Coyote Heart by Paula Margulies
Publisher: Kirk House Publishers, April 17, 2009
Frequently Asked Questions
I started writing fiction about nine years ago, when I was in my mid-40’s (kind of a mid-life crisis, I suppose). I was an English major in college, but I studied composition and teaching, and had never taken a creative writing class.
2. Where did you learn fiction-writing?
In 2001, I took an Intro to Creative Writing course at Mesa College. I wrote a few short stories that won some awards, and took one of them to the San Diego State Writer’s Conference in 2003, where it won the Editor’s Choice Award from Brenda Copeland, who was then an editor at Simon and Schuster. She suggested that I try writing novels instead of short stories, and I decided to take her advice.
3. Where did you get the idea for this novel?
I had the idea for a short story about a married woman who falls in love with a Native American man. I don’t know where this idea came from, but I kept seeing the image of the husband, who I imagined had been in an accident of some sort, sitting in a chair with a rifle in his hands and his arms raised up in an Indian victory gesture. This image haunted me so much that I began a story about it, and that evolved into the novel, Coyote Heart.
4.How long did it take you to write this novel?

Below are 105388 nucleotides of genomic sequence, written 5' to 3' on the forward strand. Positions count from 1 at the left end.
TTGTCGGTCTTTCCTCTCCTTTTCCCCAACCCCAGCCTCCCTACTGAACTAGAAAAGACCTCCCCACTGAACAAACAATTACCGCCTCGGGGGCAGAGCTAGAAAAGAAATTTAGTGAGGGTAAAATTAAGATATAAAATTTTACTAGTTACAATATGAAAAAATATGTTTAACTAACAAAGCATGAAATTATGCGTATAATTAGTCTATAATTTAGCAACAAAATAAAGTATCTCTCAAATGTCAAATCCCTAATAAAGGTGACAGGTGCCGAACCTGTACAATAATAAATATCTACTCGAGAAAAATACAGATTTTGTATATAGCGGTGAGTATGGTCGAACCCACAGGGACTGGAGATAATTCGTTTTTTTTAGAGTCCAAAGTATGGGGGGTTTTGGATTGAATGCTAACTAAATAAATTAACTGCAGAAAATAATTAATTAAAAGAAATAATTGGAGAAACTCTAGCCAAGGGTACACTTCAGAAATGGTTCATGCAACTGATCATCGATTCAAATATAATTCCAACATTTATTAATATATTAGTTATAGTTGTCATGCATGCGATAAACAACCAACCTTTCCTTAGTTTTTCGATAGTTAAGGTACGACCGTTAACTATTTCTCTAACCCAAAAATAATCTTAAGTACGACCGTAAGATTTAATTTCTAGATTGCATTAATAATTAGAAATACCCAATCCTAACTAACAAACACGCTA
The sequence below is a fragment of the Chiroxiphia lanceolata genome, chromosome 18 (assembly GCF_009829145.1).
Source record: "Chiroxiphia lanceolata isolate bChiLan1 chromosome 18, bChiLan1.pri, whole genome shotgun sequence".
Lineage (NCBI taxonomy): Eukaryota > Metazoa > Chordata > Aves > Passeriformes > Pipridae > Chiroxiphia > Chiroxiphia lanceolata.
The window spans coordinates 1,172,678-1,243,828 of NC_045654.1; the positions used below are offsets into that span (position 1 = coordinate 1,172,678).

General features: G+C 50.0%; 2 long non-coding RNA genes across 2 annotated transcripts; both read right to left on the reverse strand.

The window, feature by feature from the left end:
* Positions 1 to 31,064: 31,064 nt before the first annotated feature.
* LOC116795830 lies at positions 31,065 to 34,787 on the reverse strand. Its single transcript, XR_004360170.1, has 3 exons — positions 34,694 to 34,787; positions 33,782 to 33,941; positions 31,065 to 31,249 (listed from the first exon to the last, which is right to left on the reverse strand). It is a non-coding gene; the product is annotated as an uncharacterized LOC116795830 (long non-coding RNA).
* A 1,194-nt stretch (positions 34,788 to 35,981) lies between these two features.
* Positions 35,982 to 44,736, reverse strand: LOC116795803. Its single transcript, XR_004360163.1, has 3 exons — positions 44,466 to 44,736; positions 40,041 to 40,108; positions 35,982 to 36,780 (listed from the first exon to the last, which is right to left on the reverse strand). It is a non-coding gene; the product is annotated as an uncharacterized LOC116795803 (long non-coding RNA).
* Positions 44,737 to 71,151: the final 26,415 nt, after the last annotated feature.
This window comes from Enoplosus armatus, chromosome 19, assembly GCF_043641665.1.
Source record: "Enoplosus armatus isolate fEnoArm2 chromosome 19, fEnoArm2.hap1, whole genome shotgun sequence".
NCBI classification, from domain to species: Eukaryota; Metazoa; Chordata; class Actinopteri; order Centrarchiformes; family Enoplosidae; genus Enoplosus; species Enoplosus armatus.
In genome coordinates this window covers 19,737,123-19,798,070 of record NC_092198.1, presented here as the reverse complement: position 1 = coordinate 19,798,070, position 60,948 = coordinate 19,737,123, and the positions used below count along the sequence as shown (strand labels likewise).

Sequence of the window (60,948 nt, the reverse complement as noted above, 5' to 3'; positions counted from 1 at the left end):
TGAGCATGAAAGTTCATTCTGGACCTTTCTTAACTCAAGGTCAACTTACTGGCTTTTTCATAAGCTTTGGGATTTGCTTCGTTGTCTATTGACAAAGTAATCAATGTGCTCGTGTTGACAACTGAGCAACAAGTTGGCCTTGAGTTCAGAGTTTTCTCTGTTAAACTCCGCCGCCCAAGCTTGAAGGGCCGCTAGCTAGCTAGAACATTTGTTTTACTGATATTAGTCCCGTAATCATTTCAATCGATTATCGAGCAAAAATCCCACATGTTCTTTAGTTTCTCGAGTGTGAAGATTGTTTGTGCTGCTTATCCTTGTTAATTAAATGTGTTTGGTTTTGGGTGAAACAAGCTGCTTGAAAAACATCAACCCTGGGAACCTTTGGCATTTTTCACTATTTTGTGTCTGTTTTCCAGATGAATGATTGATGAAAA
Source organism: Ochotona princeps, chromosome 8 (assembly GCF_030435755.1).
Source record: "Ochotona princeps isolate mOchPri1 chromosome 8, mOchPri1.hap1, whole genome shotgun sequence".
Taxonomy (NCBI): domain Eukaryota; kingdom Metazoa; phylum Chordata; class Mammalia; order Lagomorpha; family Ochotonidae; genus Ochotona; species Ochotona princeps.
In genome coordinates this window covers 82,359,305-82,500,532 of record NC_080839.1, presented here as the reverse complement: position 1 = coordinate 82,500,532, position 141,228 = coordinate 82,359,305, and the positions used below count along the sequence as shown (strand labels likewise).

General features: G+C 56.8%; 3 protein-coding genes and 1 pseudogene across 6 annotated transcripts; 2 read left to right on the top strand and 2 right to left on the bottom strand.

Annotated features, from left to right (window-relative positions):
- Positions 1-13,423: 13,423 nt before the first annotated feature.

One and a half years.
5. How long did it take to get the book published?
I began Coyote Heart (then called Bow and Arrow) in 2003 and finished it in 2004. In January 2005, I took it to the SDSU Writer’s Conference, where it won an Editor’s Choice Award from Shaye Areheart, an editor at Crown Publishers. I met my agent, Bob Tabian, at the same conference, and in 2008, I was offered a royalty contract by Kirk House Publishers.
6. How did you find your publisher?
After the book made the rounds with the bigger publishing houses from 2005 – 2007, I submitted it to some university and smaller presses. One of them, University of Nevada Press, held it for one year and almost took it (it made it through internal and external reviews, but the editorial staff passed on it in a final publishing meeting). Kirk House was one of the small presses originally approached in 2007; they extended an offer in 2008.
7. Do you have a favorite character?
I read somewhere that an author should love all the characters in her novel, and I feel that way about this one. They are all flawed and all have suffered some kind of loss, which makes me feel for each of them, but if I had to pick one, it would have to be the husband, Everett Weedman. He is a rational man, who likes order and logic in his world yet, at the same time, he has a deep love of nature and he’s willing to sacrifice for what matters.
8. What is your next novel about?
I am working on an historical novel called Favorite Daughter, which is about Pocahontas, who tells the story in first person, in her own point of view. I recently read Sena Jeter Naslund’s novel, Abundance, which tells the story of Marie Antoinette in her own voice and was fascinated by the way it dispelled so many myths about her character, while showing us who she really was as a person. I’m trying to do the same thing in Favorite Daughter, by telling the story from Pocahontas’s perspective and letting her show us the true nature of her relationship with John Smith and how she came to play such a significant role in American history.